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Updated: December 29, 2010 18:10 IST

In their own voice - Best of both worlds

Trichy Sankaran
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Mridangam vidwan Trichy Sankaran. Photo: S.R. Raghunathan
The Hindu Mridangam vidwan Trichy Sankaran. Photo: S.R. Raghunathan

Having been trained in the traditional gurukula system, I made my debut at an Alathur Brothers' concert, with Lalgudi G. Jayaraman on the violin. Here, I had the honour of plaing in tandem with my guru Palani Subramania Pillai, says mridangam virtuoso Trichy Sankaran

I had my early training on the mridangam at the age of four, first under my cousin P.A. Venkatraman, and then with the legendary mridangam maestro, Palani Subramania Pillai. I fondly reminisce the days when the inimitable Palghat Mani Iyer listened to my playing when I was barely seven years old and blessed me. Having been trained in the traditional gurukula system, I made my debut at an Alathur Brothers' concert, with Lalgudi G. Jayaraman on the violin. I had the honour of having played in tandem with my guru Palani. Since then I had the rarest honour and privilege of performing duos with my guru for seven years for many top rank artists of the time including Ariyakudi Ramanuja Iyengar, Semmangudi Srinivasa Iyer and others. I was able to imbibe Palani sir's style (the Pudukkottai bani) that was known for delectable designs of patterns, laya-oriented mohras and korvais and gumuki techniques through exemplary training which enabled me to embellish further and to imprint my own style over the years. I believe it is this individual artistry that has earned recognition for artists from different traditions and not mere imitation.

When I was at the pinnacle of my concert career, Jon B. Higgins invited me to teach at York University, Toronto, Canada. We both founded the Indian Music Program in 1971. This was left entirely under my direction after Jon left Toronto in 1978. My academic training as a postgraduate of Madras University alongside my performance career enabled me to slip into teaching and research. In the last 39 years at York University, I have trained several hundreds of students in the history, theory and performance of Indian music, many of whom have become professional performers and educators over the years. It was gratifying to be honoured with a doctorate in music by The University of Victoria, British Columbia, Canada, in 1998 and earlier with the coveted OCUFA (Ontario Confederation of University Faculty Association) award for teaching excellence. I have published several articles and two major text books, one on the ‘Rhythmic Principles of South Indian Drumming' and the other on the ‘The Art of Konnakkol'.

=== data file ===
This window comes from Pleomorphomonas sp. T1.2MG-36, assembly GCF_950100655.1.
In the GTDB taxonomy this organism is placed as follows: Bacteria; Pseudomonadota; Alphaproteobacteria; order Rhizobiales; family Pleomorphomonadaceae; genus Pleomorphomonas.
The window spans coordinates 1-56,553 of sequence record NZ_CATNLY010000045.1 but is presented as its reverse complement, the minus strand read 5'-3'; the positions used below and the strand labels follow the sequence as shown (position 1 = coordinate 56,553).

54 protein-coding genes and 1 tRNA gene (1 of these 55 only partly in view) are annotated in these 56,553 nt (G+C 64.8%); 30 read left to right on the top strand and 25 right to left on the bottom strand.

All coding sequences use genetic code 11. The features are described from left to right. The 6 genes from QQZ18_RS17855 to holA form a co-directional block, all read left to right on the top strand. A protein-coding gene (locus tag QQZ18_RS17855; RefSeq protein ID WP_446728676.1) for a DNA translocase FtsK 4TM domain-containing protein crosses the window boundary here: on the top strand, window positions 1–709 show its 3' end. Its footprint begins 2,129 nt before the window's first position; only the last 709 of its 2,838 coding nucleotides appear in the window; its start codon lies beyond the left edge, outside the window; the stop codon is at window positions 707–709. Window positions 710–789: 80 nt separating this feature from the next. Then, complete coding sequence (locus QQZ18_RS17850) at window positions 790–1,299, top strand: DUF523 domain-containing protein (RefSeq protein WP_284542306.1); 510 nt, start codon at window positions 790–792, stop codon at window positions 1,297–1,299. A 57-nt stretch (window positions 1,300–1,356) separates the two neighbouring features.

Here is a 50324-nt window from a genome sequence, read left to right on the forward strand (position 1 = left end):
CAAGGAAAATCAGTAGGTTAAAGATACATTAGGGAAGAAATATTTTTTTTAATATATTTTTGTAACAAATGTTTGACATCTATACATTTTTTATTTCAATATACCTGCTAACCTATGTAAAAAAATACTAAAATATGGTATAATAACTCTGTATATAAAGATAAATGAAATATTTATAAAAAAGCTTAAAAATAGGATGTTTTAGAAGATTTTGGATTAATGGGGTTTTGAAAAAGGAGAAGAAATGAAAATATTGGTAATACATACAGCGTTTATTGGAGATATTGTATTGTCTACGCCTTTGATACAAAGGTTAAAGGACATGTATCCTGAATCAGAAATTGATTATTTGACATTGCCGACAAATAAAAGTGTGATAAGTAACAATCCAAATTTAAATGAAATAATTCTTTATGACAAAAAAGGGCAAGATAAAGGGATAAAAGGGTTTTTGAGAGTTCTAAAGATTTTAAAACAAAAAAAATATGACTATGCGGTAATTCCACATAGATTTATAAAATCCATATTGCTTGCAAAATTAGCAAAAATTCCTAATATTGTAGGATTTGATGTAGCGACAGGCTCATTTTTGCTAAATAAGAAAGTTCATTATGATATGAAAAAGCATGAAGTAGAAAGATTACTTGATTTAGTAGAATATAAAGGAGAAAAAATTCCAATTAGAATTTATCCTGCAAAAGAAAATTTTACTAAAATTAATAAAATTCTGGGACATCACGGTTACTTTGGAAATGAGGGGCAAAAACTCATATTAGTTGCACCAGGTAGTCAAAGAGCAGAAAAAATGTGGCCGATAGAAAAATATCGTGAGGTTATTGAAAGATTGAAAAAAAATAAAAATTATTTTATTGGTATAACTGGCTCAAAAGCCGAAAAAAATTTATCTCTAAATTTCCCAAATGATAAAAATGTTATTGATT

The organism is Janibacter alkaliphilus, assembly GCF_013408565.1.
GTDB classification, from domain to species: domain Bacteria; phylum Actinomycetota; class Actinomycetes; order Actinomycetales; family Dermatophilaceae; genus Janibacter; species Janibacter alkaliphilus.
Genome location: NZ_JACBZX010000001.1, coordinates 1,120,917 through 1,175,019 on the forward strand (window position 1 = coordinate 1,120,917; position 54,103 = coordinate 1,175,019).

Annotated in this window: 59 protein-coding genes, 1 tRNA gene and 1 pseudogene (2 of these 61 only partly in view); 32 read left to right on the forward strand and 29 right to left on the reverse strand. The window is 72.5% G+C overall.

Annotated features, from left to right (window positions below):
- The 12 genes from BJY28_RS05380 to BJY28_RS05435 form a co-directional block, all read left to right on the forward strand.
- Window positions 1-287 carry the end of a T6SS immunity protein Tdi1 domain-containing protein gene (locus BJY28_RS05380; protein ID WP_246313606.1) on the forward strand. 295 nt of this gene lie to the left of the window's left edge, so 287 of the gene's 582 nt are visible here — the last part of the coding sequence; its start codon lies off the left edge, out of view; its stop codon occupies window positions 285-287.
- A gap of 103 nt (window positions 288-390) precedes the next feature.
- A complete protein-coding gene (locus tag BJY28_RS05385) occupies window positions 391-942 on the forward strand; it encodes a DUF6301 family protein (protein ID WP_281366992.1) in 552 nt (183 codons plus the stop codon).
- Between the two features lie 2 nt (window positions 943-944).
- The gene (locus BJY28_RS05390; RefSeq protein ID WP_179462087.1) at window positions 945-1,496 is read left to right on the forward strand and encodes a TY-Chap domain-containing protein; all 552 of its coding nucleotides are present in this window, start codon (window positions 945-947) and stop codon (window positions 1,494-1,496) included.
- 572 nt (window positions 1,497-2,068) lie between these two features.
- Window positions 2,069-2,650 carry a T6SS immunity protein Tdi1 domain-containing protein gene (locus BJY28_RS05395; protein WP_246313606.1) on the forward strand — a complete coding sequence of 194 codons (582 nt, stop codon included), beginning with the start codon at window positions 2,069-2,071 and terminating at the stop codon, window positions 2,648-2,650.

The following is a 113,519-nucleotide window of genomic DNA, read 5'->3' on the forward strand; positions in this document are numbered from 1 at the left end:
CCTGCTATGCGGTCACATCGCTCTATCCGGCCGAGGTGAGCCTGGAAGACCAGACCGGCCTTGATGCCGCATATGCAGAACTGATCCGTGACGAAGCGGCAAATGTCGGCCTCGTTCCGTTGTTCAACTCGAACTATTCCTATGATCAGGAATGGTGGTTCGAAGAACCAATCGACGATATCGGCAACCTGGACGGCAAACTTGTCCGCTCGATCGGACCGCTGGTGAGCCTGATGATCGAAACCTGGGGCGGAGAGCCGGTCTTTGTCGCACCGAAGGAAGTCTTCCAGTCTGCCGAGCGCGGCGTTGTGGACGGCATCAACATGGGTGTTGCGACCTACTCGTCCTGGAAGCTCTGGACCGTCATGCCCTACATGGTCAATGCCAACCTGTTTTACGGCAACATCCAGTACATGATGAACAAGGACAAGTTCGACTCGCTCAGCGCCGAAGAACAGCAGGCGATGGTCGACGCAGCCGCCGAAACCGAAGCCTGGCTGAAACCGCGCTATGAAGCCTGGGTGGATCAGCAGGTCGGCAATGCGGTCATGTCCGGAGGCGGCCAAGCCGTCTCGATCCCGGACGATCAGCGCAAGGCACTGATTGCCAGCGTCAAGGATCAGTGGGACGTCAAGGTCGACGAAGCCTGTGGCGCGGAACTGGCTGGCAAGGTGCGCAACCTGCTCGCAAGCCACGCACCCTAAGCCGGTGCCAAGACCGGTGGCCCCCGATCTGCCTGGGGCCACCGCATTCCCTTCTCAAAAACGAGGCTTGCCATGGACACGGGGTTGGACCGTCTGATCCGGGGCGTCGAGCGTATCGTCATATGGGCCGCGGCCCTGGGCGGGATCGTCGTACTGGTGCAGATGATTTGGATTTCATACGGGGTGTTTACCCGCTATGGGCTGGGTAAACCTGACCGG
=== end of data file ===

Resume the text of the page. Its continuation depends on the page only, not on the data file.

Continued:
My interest for collaboration with world music artists resulted in many new creations with noted world musicians in the genres of Western Chamber music, Symphony, Jazz, African, Indonesian and other ensembles. Noted among these are, the ‘alpha Tai Chi Tala' which I introduced in 1973, embodies the culmination of three different cultures, Indian, Chinese and North American. One of my sabbatical trips to Indonesia in 1982 resulted in creating compositions for a contemporary Gamelan group in Toronto (The Evergreen Club Gamelan Ensemble). My interest for writing compositions did not stop with non-Indian musical types. In fact, a special piece that I was commissioned to write for a leading dancer in Toronto titled ‘Time Scape' was premiered in 1996. This highlighted both traditional Indian dance and the percussive elements. Another major work was ‘The Carnatic Concerto' that I was commissioned to write for The Winnepeg Chamber Orchestra in 1998. The piece was scored for piano, violin, viola, cello, clarinet, Western percussion, kanjira and mridangam. The highlight of this piece is the excursion into different ragas and different talas more like a raga-tala malika. When this piece was performed again by the Toronto Symphony in 2007, Chitravina N. Ravikiran was featured as a guest artist.

As a torchbearer of the Palani style of mridangam playing, I enjoy coming to the music season every year, purely out of passion for music and to spread this style among the younger generation. Living, teaching and performing our music abroad, has given me a unique perspective to look at my own culture and the music of India and share it with a global audience. It is thanks to my good fortune, God's grace and my hard work, that I have been enjoying the benefits of the best of both worlds.

Professor Trichy Sankaran is a percussion virtuoso, Indian music scholar and composer, and the founding director of Indian music studies at York University.


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